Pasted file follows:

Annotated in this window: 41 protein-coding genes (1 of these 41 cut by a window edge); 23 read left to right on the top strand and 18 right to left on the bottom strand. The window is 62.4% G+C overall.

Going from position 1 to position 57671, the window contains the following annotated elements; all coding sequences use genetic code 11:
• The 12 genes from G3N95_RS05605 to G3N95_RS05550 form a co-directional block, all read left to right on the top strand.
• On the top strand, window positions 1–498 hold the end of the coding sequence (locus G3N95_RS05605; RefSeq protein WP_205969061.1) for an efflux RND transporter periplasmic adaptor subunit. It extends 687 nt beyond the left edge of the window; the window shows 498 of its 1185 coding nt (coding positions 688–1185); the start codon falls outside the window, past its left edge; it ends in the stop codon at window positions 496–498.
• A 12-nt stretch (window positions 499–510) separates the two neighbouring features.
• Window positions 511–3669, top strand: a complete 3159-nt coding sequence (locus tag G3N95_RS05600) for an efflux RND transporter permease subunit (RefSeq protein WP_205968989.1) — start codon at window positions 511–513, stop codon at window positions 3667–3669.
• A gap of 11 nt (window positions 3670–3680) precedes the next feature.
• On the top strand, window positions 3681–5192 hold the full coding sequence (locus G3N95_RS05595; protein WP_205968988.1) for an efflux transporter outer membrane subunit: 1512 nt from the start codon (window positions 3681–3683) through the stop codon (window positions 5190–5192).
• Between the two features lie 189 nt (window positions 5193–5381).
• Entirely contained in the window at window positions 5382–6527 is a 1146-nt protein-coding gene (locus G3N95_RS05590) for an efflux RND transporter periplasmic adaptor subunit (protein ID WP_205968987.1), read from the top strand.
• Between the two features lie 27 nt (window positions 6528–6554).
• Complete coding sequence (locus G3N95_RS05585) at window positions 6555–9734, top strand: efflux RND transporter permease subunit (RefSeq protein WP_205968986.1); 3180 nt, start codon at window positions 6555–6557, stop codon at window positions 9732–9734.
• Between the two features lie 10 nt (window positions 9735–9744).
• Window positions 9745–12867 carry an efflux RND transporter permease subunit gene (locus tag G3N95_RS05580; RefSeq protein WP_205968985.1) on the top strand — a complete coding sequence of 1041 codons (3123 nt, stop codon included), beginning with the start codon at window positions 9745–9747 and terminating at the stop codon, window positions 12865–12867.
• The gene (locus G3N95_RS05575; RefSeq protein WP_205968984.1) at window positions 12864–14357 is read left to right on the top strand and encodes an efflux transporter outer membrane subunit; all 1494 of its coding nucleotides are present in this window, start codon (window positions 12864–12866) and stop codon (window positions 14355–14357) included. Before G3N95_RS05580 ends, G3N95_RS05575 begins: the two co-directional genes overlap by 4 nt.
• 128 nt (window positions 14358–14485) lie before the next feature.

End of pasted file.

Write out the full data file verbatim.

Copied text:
Annotated in this window: 41 protein-coding genes (1 of these 41 cut by a window edge); 23 read left to right on the top strand and 18 right to left on the bottom strand. The window is 62.4% G+C overall.

Going from position 1 to position 57671, the window contains the following annotated elements; all coding sequences use genetic code 11:
• The 12 genes from G3N95_RS05605 to G3N95_RS05550 form a co-directional block, all read left to right on the top strand.
• On the top strand, window positions 1–498 hold the end of the coding sequence (locus G3N95_RS05605; RefSeq protein WP_205969061.1) for an efflux RND transporter periplasmic adaptor subunit. It extends 687 nt beyond the left edge of the window; the window shows 498 of its 1185 coding nt (coding positions 688–1185); the start codon falls outside the window, past its left edge; it ends in the stop codon at window positions 496–498.
• A 12-nt stretch (window positions 499–510) separates the two neighbouring features.
• Window positions 511–3669, top strand: a complete 3159-nt coding sequence (locus tag G3N95_RS05600) for an efflux RND transporter permease subunit (RefSeq protein WP_205968989.1) — start codon at window positions 511–513, stop codon at window positions 3667–3669.
• A gap of 11 nt (window positions 3670–3680) precedes the next feature.
• On the top strand, window positions 3681–5192 hold the full coding sequence (locus G3N95_RS05595; protein WP_205968988.1) for an efflux transporter outer membrane subunit: 1512 nt from the start codon (window positions 3681–3683) through the stop codon (window positions 5190–5192).
• Between the two features lie 189 nt (window positions 5193–5381).
• Entirely contained in the window at window positions 5382–6527 is a 1146-nt protein-coding gene (locus G3N95_RS05590) for an efflux RND transporter periplasmic adaptor subunit (protein ID WP_205968987.1), read from the top strand.
• Between the two features lie 27 nt (window positions 6528–6554).
• Complete coding sequence (locus G3N95_RS05585) at window positions 6555–9734, top strand: efflux RND transporter permease subunit (RefSeq protein WP_205968986.1); 3180 nt, start codon at window positions 6555–6557, stop codon at window positions 9732–9734.
• Between the two features lie 10 nt (window positions 9735–9744).
• Window positions 9745–12867 carry an efflux RND transporter permease subunit gene (locus tag G3N95_RS05580; RefSeq protein WP_205968985.1) on the top strand — a complete coding sequence of 1041 codons (3123 nt, stop codon included), beginning with the start codon at window positions 9745–9747 and terminating at the stop codon, window positions 12865–12867.
• The gene (locus G3N95_RS05575; RefSeq protein WP_205968984.1) at window positions 12864–14357 is read left to right on the top strand and encodes an efflux transporter outer membrane subunit; all 1494 of its coding nucleotides are present in this window, start codon (window positions 12864–12866) and stop codon (window positions 14355–14357) included. Before G3N95_RS05580 ends, G3N95_RS05575 begins: the two co-directional genes overlap by 4 nt.
• 128 nt (window positions 14358–14485) lie before the next feature.